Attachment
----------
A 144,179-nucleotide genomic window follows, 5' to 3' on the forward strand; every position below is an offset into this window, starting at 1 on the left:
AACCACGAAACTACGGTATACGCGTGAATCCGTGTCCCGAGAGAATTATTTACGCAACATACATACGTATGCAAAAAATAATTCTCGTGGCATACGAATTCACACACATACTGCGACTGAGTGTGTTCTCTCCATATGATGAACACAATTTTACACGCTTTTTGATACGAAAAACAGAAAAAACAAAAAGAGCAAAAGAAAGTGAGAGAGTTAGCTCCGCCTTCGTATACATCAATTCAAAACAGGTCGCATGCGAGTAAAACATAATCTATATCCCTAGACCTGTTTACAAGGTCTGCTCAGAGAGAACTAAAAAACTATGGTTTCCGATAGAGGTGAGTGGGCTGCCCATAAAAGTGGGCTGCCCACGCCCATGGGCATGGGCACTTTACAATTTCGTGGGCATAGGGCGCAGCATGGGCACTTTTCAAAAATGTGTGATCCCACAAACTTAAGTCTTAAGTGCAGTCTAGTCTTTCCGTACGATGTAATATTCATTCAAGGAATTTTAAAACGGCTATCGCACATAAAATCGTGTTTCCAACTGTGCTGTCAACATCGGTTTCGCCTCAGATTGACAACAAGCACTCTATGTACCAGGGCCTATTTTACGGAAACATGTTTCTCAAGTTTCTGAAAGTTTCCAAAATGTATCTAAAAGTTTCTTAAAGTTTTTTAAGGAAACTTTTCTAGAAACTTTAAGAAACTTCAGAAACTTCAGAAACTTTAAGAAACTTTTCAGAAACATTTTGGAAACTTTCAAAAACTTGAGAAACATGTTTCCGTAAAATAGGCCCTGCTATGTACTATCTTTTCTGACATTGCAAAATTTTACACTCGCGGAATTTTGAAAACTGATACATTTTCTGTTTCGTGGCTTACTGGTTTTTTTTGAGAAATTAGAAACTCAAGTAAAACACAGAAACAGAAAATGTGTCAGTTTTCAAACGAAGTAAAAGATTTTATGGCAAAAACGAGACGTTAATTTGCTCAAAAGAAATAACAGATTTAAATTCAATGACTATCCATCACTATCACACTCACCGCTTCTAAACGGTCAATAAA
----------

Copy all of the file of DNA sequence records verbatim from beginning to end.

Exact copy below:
A 144,179-nucleotide genomic window follows, 5' to 3' on the forward strand; every position below is an offset into this window, starting at 1 on the left:
AACCACGAAACTACGGTATACGCGTGAATCCGTGTCCCGAGAGAATTATTTACGCAACATACATACGTATGCAAAAAATAATTCTCGTGGCATACGAATTCACACACATACTGCGACTGAGTGTGTTCTCTCCATATGATGAACACAATTTTACACGCTTTTTGATACGAAAAACAGAAAAAACAAAAAGAGCAAAAGAAAGTGAGAGAGTTAGCTCCGCCTTCGTATACATCAATTCAAAACAGGTCGCATGCGAGTAAAACATAATCTATATCCCTAGACCTGTTTACAAGGTCTGCTCAGAGAGAACTAAAAAACTATGGTTTCCGATAGAGGTGAGTGGGCTGCCCATAAAAGTGGGCTGCCCACGCCCATGGGCATGGGCACTTTACAATTTCGTGGGCATAGGGCGCAGCATGGGCACTTTTCAAAAATGTGTGATCCCACAAACTTAAGTCTTAAGTGCAGTCTAGTCTTTCCGTACGATGTAATATTCATTCAAGGAATTTTAAAACGGCTATCGCACATAAAATCGTGTTTCCAACTGTGCTGTCAACATCGGTTTCGCCTCAGATTGACAACAAGCACTCTATGTACCAGGGCCTATTTTACGGAAACATGTTTCTCAAGTTTCTGAAAGTTTCCAAAATGTATCTAAAAGTTTCTTAAAGTTTTTTAAGGAAACTTTTCTAGAAACTTTAAGAAACTTCAGAAACTTCAGAAACTTTAAGAAACTTTTCAGAAACATTTTGGAAACTTTCAAAAACTTGAGAAACATGTTTCCGTAAAATAGGCCCTGCTATGTACTATCTTTTCTGACATTGCAAAATTTTACACTCGCGGAATTTTGAAAACTGATACATTTTCTGTTTCGTGGCTTACTGGTTTTTTTTGAGAAATTAGAAACTCAAGTAAAACACAGAAACAGAAAATGTGTCAGTTTTCAAACGAAGTAAAAGATTTTATGGCAAAAACGAGACGTTAATTTGCTCAAAAGAAATAACAGATTTAAATTCAATGACTATCCATCACTATCACACTCACCGCTTCTAAACGGTCAATAAA